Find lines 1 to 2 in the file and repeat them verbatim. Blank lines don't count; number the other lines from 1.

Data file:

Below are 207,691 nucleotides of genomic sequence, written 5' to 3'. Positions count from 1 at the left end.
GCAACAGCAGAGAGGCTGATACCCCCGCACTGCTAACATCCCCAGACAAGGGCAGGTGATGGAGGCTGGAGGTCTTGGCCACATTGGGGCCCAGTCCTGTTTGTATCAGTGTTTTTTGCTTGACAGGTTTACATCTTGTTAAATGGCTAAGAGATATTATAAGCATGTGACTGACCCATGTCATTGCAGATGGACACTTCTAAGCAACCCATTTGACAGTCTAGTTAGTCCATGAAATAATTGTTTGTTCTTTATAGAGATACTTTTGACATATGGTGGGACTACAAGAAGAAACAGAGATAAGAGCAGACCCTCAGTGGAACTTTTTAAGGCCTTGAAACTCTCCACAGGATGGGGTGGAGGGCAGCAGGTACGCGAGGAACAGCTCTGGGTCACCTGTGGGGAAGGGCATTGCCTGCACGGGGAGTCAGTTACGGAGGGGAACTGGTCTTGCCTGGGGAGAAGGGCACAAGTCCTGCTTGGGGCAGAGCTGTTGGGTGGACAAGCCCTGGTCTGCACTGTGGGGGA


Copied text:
Below are 207,691 nucleotides of genomic sequence, written 5' to 3'. Positions count from 1 at the left end.
GCAACAGCAGAGAGGCTGATACCCCCGCACTGCTAACATCCCCAGACAAGGGCAGGTGATGGAGGCTGGAGGTCTTGGCCACATTGGGGCCCAGTCCTGTTTGTATCAGTGTTTTTTGCTTGACAGGTTTACATCTTGTTAAATGGCTAAGAGATATTATAAGCATGTGACTGACCCATGTCATTGCAGATGGACACTTCTAAGCAACCCATTTGACAGTCTAGTTAGTCCATGAAATAATTGTTTGTTCTTTATAGAGATACTTTTGACATATGGTGGGACTACAAGAAGAAACAGAGATAAGAGCAGACCCTCAGTGGAACTTTTTAAGGCCTTGAAACTCTCCACAGGATGGGGTGGAGGGCAGCAGGTACGCGAGGAACAGCTCTGGGTCACCTGTGGGGAAGGGCATTGCCTGCACGGGGAGTCAGTTACGGAGGGGAACTGGTCTTGCCTGGGGAGAAGGGCACAAGTCCTGCTTGGGGCAGAGCTGTTGGGTGGACAAGCCCTGGTCTGCACTGTGGGGGA